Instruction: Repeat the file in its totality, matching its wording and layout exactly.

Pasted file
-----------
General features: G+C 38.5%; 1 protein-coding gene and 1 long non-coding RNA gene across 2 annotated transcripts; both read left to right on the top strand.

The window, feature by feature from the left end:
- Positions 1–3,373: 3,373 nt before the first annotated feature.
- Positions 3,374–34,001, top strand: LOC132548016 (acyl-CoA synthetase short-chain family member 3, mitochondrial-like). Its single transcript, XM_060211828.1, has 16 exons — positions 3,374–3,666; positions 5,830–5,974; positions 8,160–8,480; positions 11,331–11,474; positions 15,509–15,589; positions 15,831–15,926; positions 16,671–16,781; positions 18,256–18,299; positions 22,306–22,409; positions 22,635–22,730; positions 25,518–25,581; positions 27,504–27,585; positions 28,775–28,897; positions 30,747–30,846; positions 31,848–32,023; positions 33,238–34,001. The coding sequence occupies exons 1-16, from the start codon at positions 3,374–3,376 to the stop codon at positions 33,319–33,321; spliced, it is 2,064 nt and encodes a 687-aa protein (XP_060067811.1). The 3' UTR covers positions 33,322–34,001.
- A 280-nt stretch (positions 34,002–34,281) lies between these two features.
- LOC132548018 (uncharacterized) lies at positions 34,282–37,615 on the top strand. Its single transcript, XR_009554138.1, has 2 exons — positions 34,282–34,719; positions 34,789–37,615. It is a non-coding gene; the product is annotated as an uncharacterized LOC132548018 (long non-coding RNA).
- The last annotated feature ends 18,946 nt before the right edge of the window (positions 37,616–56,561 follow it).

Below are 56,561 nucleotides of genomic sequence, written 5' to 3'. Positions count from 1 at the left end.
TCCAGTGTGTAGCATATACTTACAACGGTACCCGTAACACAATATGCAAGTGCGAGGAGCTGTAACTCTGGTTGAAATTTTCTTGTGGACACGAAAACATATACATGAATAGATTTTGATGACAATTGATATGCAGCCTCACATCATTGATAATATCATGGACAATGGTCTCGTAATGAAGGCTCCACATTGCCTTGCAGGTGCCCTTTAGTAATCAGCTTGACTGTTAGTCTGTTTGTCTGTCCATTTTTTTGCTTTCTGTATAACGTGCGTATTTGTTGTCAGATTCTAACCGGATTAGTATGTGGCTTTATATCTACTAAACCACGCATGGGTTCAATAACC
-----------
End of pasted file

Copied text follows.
General features: G+C 38.5%; 1 protein-coding gene and 1 long non-coding RNA gene across 2 annotated transcripts; both read left to right on the top strand.

The window, feature by feature from the left end:
- Positions 1–3,373: 3,373 nt before the first annotated feature.
- Positions 3,374–34,001, top strand: LOC132548016 (acyl-CoA synthetase short-chain family member 3, mitochondrial-like). Its single transcript, XM_060211828.1, has 16 exons — positions 3,374–3,666; positions 5,830–5,974; positions 8,160–8,480; positions 11,331–11,474; positions 15,509–15,589; positions 15,831–15,926; positions 16,671–16,781; positions 18,256–18,299; positions 22,306–22,409; positions 22,635–22,730; positions 25,518–25,581; positions 27,504–27,585; positions 28,775–28,897; positions 30,747–30,846; positions 31,848–32,023; positions 33,238–34,001. The coding sequence occupies exons 1-16, from the start codon at positions 3,374–3,376 to the stop codon at positions 33,319–33,321; spliced, it is 2,064 nt and encodes a 687-aa protein (XP_060067811.1). The 3' UTR covers positions 33,322–34,001.
- A 280-nt stretch (positions 34,002–34,281) lies between these two features.
- LOC132548018 (uncharacterized) lies at positions 34,282–37,615 on the top strand. Its single transcript, XR_009554138.1, has 2 exons — positions 34,282–34,719; positions 34,789–37,615. It is a non-coding gene; the product is annotated as an uncharacterized LOC132548018 (long non-coding RNA).
- The last annotated feature ends 18,946 nt before the right edge of the window (positions 37,616–56,561 follow it).

Below are 56,561 nucleotides of genomic sequence, written 5' to 3'. Positions count from 1 at the left end.
TCCAGTGTGTAGCATATACTTACAACGGTACCCGTAACACAATATGCAAGTGCGAGGAGCTGTAACTCTGGTTGAAATTTTCTTGTGGACACGAAAACATATACATGAATAGATTTTGATGACAATTGATATGCAGCCTCACATCATTGATAATATCATGGACAATGGTCTCGTAATGAAGGCTCCACATTGCCTTGCAGGTGCCCTTTAGTAATCAGCTTGACTGTTAGTCTGTTTGTCTGTCCATTTTTTTGCTTTCTGTATAACGTGCGTATTTGTTGTCAGATTCTAACCGGATTAGTATGTGGCTTTATATCTACTAAACCACGCATGGGTTCAATAACC